Colon Cancer

Approximately 4.3% of people will be diagnosed with colon cancer during their lifetimes.  There are many different causes and risk factors for developing colon cancer, including genetics, environment, and chance.  As with most cancers, a specific cause for the great majority of colon cancers cannot be identified.  Rather it is likely that there are multiple factors which play a part in the development of the cancer.  The good news is that screening for colon cancer is highly effective in reducing the frequency and severity of colon cancer, both in the general population as well as for persons with a hereditary risk.    

Some of the factors that are known to increase the risk for colon cancer are:

Demographics

  • Age: the risk for colon cancer (and most other cancers) increases as we get older.
  • Race: data has shown that African Americans have increased risk to develop colon cancer, as well as increased incidence of deaths from colon cancer.  The reasons for these differences are not fully understood, but may in part be due to differences in access to screening for colon cancer.

Lifestyle/Environmental Factors

  • Alcohol consumption: three or more drinks of alcohol per day has been associated with elevated risk for colon cancer.
  • Cigarette smoking: smoking has been implicated as a risk factor for multiple different cancers, including colon cancer.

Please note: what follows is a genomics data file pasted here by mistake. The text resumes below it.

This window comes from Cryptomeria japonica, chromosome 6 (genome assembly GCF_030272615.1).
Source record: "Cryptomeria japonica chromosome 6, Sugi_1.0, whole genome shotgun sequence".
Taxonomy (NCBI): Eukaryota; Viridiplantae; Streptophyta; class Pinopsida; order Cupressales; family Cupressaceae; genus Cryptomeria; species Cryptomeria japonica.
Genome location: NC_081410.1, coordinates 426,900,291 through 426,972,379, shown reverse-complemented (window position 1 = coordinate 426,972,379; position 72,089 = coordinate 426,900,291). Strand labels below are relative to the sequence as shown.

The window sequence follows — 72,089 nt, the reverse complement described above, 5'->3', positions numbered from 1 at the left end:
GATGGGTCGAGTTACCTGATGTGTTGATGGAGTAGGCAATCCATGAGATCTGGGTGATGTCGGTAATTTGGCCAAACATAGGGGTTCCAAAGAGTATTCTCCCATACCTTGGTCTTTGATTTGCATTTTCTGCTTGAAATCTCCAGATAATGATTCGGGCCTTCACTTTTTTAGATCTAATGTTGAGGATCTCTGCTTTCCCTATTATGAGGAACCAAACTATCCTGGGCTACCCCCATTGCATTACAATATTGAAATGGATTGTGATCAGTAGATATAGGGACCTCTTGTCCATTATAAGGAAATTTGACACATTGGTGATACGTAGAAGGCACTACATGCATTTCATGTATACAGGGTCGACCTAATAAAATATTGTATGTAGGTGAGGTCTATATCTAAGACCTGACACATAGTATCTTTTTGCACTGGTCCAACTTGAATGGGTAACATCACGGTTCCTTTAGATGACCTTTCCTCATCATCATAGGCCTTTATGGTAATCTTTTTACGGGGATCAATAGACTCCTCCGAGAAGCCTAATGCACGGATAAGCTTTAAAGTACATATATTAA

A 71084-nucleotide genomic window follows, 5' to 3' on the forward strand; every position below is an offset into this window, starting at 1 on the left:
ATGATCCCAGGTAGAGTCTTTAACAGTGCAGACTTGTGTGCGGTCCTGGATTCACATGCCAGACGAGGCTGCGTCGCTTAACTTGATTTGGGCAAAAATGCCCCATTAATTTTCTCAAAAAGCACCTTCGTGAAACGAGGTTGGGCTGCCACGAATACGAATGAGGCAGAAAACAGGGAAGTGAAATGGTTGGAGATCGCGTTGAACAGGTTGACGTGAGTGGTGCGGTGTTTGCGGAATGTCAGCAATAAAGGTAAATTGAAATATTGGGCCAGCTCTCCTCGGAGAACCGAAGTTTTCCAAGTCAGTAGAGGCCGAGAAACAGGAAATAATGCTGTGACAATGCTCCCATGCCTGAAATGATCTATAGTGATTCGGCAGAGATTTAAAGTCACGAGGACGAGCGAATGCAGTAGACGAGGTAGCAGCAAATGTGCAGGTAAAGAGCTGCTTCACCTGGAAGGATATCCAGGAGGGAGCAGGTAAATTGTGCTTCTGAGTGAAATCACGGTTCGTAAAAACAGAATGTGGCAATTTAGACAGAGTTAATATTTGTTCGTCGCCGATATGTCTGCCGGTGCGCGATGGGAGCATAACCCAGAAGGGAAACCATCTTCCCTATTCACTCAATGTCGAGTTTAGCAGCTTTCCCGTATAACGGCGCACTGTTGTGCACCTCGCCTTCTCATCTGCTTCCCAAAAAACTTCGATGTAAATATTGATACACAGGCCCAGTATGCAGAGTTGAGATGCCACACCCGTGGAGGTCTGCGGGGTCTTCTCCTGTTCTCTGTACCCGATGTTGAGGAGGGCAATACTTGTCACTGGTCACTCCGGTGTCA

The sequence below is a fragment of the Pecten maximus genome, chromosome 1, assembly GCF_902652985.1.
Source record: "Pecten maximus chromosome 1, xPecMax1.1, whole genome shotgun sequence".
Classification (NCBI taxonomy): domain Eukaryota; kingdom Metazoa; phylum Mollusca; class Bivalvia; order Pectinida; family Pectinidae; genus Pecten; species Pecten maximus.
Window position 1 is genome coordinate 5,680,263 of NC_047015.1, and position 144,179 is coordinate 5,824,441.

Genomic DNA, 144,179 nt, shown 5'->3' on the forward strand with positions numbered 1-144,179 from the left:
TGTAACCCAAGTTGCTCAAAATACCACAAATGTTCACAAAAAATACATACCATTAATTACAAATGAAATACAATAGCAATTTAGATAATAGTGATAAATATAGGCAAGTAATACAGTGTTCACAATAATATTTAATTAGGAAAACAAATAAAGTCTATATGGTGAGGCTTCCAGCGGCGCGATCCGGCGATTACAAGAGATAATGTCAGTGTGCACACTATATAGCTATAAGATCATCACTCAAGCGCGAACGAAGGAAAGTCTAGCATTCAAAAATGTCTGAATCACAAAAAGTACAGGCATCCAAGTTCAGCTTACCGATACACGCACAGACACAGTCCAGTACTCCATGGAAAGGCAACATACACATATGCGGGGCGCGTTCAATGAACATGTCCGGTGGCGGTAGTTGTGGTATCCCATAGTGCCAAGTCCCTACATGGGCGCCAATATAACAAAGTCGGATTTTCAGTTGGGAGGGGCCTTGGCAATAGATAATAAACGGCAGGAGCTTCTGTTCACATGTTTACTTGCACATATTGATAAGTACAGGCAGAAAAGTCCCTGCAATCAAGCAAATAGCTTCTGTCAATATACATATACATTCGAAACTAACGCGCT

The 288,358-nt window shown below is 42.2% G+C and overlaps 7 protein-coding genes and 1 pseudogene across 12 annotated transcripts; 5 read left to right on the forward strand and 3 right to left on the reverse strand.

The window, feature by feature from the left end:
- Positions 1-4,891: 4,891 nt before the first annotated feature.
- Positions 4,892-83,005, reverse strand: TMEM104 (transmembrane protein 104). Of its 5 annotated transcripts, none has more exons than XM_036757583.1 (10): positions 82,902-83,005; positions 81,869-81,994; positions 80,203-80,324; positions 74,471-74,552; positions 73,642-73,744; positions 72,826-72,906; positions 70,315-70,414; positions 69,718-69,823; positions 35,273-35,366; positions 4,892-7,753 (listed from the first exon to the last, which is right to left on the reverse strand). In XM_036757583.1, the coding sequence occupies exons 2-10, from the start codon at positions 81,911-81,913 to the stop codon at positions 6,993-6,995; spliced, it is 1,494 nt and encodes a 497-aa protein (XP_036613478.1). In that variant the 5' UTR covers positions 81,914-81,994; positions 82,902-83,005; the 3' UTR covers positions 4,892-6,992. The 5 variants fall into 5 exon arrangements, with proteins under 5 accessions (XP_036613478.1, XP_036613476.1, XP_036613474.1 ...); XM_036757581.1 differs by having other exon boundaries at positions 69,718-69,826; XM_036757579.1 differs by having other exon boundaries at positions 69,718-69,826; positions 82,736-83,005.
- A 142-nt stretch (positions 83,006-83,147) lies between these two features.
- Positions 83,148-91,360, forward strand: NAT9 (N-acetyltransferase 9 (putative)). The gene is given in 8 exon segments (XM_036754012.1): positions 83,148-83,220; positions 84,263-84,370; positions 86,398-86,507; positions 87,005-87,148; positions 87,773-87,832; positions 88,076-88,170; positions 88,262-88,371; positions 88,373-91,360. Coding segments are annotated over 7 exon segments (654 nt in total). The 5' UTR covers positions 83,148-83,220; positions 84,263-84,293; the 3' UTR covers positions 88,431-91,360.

• Obesity

Personal Medical 

  • Previous history of colon polyps: a history of colon polyps, specifically adenomatous polyps or sessile serrated polyps, indicates increased risk for future polyps and/or cancer if the polyps are not sufficiently managed.
  • Previous history of colon cancer: individuals with a history of colon cancer are at increased risk not only for recurrence of that cancer, but for development of a second cancer.
  • Inflammatory bowel disease (ulcerative colitis, Crohn’s disease): chronic inflammation of the colon tissues can damage the cells and, over time, can lead to cancerous changes in the colon tissue.

Family History

  • Family history of colon cancer or advanced adenomatous polyps: how high the risk is depends on how many relatives have been diagnosed, how closely you are related to the family members who have been diagnosed, and how old those relatives were when they were diagnosed.
  • Hereditary cancer syndromes: approximately 5-10% of colon cancers are due to inherited genetic mutations which increase the risk for colon cancer.  Several different genes and genetic syndromes are known to be associated with increased risk for colon cancer.  The links below provide more information about hereditary colon cancer genes.

Genes related to an increased risk for colon cancer (click on them for more information):


Last updated on Sep 4th, 2018